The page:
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The Quick And The Dead

Sharon Stone, Gene Hackman, Lance Henriksen, Russell Crowe, Gary Sinise, Leonardo DiCaprio

It's a tribute to the movie star charisma of Hackman and Stone that this convoluted, pretentious feminist western grabs and holds attention as well as it does, even though among the plausible alternate titles for it would be The Specialist West.

Chronically clueless director Sam Raimi (1990's Darkman), whose idea of wit is graphic violence and gore, squanders a lot of the best moments of Simon Moore's screenplay about a lone woman who enters a fast-gun tournament in a desolate Arizona town.

Stone is the woman, Hackman the town's villainous boss and Crowe and Henriksen two tournament competitors. DiCaprio is not only Hackman's supposed son but a would-be top gun and a darling of the town's ubiquitous gaggle of whores.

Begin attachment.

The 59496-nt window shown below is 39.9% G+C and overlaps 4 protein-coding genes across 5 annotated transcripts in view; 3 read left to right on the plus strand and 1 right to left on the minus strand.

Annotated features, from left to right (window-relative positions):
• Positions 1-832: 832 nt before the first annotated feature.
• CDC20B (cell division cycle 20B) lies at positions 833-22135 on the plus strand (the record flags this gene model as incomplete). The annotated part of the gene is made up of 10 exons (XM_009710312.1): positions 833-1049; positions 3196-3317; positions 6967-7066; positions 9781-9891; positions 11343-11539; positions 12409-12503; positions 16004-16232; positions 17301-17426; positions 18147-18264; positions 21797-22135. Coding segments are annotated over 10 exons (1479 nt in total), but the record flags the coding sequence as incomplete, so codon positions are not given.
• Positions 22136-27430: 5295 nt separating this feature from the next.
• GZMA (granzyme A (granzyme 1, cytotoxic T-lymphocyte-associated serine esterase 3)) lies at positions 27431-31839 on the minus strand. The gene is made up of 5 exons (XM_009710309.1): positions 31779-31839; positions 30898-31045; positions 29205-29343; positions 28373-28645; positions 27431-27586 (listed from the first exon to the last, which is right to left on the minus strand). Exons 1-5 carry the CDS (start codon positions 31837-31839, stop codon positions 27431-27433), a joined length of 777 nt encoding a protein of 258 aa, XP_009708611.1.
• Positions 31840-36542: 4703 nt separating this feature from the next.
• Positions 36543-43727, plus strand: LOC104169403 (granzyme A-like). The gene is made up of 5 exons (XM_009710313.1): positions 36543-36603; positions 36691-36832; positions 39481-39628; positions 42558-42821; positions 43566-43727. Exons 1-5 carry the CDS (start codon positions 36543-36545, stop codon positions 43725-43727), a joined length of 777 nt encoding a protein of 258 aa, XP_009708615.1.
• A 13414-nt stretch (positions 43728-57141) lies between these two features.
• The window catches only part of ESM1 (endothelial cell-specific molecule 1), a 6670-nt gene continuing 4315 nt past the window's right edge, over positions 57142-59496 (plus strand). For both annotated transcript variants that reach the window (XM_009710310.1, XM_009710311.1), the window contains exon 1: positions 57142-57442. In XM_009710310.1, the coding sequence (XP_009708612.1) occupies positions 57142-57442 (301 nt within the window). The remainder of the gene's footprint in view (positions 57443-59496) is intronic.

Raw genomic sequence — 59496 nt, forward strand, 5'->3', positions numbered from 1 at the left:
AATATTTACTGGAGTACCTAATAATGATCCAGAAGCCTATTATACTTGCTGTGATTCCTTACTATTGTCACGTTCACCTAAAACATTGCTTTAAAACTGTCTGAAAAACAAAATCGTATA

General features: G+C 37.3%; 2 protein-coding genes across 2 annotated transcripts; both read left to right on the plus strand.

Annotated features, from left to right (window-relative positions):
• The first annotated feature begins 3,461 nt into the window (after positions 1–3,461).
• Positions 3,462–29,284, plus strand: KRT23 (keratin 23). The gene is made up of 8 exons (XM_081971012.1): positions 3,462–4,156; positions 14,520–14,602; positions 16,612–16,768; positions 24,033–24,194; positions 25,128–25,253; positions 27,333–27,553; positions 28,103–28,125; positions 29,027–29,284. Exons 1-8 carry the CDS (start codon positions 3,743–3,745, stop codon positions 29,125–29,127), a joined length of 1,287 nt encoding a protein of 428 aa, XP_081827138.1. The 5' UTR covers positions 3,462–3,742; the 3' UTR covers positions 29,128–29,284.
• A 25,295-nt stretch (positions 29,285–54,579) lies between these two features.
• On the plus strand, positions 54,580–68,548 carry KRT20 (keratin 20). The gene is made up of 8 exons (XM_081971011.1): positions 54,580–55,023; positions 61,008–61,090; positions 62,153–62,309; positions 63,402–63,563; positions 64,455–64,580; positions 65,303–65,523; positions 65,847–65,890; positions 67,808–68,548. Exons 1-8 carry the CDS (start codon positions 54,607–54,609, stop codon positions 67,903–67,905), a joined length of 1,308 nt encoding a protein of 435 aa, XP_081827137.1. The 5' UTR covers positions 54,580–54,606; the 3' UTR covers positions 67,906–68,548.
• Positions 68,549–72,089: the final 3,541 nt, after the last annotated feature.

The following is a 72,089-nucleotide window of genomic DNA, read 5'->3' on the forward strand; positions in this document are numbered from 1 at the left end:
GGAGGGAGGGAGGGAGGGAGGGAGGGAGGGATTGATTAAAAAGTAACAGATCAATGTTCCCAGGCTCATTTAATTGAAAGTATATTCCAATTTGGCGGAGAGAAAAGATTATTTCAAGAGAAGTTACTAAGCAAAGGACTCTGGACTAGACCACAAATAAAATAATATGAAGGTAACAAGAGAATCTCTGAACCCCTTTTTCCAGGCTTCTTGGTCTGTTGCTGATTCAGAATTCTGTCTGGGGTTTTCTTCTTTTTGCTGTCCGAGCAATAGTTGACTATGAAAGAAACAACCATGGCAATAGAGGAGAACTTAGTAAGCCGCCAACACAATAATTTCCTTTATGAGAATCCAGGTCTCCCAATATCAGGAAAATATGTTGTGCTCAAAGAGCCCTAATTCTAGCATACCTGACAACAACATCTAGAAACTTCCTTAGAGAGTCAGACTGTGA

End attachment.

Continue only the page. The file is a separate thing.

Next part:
Predictably, Stone is not just a newcomer on the shoot-out circuit; she is on a mission. Also predictably, her mission is yet another cinematic exposition of that questionable phenomenon, repressed memory. This enables Raimi to indulge in lots of hazy flashbacks in which Sinise appears as Stone's father.

A more interesting subplot involves Crowe, Hackman's former henchman, who has been dragooned into the tournament even though he has found religion and forsworn violence.

But Raimi is obsessed with playing Sergio Leone, which leaves Stone trying to look steely and grim, Eastwood fashion, in countless close-ups (to the tune of a twangy guitar). She's so obviously working at it ("Now how would I look if I had just shot someone?") that she's fun to watch, and Hackman is intriguing, too, seemingly amused at the extent of his own evil.

Crowe, an Australian star, suggests more complexities than Moore or Raimi allow him. And DiCaprio -- frail, pale and often looking prettier than Stone -- may be positioned to become Hollywood's favorite leading boy, but as a hardened young killer he's about as threatening as Opie. It's especially risible to see DiCaprio hitting on Stone, who is nearly old enough to be his mother. Raimi, it would seem, lacked the clout or imagination to remedy the miscasting.

(R) Ralph Novak